The incomparable Umair Haque

Umair HaqueI’ve sung the praises of London Business School grad and new media economist Umair Haque here before. The guy is on a serious roll lately, and I thought a few little snippets of his recent thinking might open eyes to the economics of the media disruption. Haque is simply an original thinker, and I’m finding his terms in many other places these days.

I won’t go into all of them, because it isn’t necessary. Just read this and ponder the genius of this remarkable contemporary mind.

  • Trust is at the heart of value creation in the edgeconomy.

    Microsoft is playing massconomy games in an edgeconomy. Coercion doesn’t work; closure doesn’t work; and, most definitely of all, evil doesn’t work.

  • Light beats heavy.
    Open beats closed.
    Free beats paid.
    Good beats evil.
  • Here’s another key principle of the edgeconomy. One of the tremendously cool things cheap interaction does is free us from the costs and risk of yesterday’s industrial assets.
    Lightweight business models are possible because interaction is cheap — and in most markets, they utterly and totally dominate heavyweight business models.
  • See, the thing is: there’s a difference between planning and strategy.
    Plans aren’t worth so much — especially in the edgeconomy.
    Strategies, on the other hand, are.
    Unfortunately, planning riddles the DNA of most incumbents like an error sequence gone out of control. And it blinds them to the larger point: plans without a coherent strategy are about as useful as a bike without wheels.
  • Open beats closed, Look — this isn’t about subscriptions, really. It’s about tremendous economic pressures for atomization and unbundling — and the fact that context is king.
  • And between Apple and Google’s full on onslaught of radical economic innovation, mobile operators — still stuck in a world of where lamer = better — stand no chance at all of survival.
  • Second — real innovators, or the guys that wanna change the world, rather than take it over, remember — don’t often need or want massive valuations so early in the game, because it makes really changing things that much harder, by the weight of expectations.
  • Note to Coke — forget about widgets. They’re irrelevant for you. Focus on the bigger picture: rethinking marketing. Because marketing is really the only reason you exist at all anymore. And if the returns to marketing continue to get vaporized — so will you.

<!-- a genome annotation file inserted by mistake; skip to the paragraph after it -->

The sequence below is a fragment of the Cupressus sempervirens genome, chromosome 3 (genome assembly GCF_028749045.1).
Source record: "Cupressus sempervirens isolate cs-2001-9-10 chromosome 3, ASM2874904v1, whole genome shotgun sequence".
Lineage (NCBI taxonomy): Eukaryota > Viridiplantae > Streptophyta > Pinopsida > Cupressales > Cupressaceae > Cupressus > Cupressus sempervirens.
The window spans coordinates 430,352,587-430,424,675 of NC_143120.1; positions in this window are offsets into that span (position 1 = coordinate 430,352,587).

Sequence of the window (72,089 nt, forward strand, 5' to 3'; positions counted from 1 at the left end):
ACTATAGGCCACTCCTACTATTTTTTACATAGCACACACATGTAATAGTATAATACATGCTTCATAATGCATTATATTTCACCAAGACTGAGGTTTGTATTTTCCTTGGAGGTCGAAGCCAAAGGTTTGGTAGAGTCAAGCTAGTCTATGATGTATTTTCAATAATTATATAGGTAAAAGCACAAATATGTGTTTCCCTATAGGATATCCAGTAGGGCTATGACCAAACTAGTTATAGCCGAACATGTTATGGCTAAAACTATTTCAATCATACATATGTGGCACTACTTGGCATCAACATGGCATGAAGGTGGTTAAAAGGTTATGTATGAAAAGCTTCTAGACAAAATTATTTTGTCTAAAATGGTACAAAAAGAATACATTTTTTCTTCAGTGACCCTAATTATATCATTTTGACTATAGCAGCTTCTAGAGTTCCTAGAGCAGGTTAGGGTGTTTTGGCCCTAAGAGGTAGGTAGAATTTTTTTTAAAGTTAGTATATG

• Like I keep telling you, markets, networks, and communities…
    Like I keep telling you, changing the world — for the better.
  • Lots of you guys keep asking me for strategies and business models. I don’t have (unfortunately) time to talk to all of you.
    But I’ve already told you a big part of the answer for the last couple of years: markets, networks, and communities.
  • So if you wanna think radically — here’s a (really) easy way. Take the dominant business model/strategy in your market space, and use a market, network, or community to invert it…like Wikipedia, Google, Myspace, Facebook, etc.
    This doesn’t mean do something superficial, like a social net for hairdryers. Rather, it means using markets, networks, and communities to shift resources and capabilities from core to edge.
  • Connected consumers want firms to be citizens of their microcultures.
    It means means accepting, deep, in the very essence of your DNA, that the fundamental premise of orthodox marketing and branding — that we could fool consumers into thinking almost exactly the same goods were really, truly different by “positioning” them on a spectrum of imaginary psychological benefits — isn’t just utterly, totally, almost incomprehensibly ludicrous; it’s also deeply evil.
    Think about that for a second. It’s not just economically inefficient; it’s mind-blowingly absurd to think this shell game, this pseudo-strategy, this masquerade of value creation, could go on forever.

Comments

  1. Edgeconomy and massconomy — is he a neologist or an economist! 🙂

  2. For the new normal world we face in 2009 and on, Umair is a team in and of himself

Trackbacks

  1. […] Go back and read a bunch of his stuff. It’s great. Terry Heaton does a quick review of some of the winning ideas . […]

  2. Quick Takes: Edgeconomy

    Umair Haque of Bubblegeneration Strategies describes an emerging culture of business as an edgeconomy where light beats heavy; open beats closed; free beats paid; and, good beats evil. What matters in the edge culture is context. Every client, every cu…

  3. Terry Heaton?s PoMo Blog » Blog Archive » The incomparable Umair Haque

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  4. […] There are many reasons for my wanting to meet Umair; just take a look at what Terry Heaton wrote about him some months ago and you’ll get what I mean. […]

  5. […] Umair Haque: Light beats heavy. Open beats closed. Free beats paid. Good beats evil. […]

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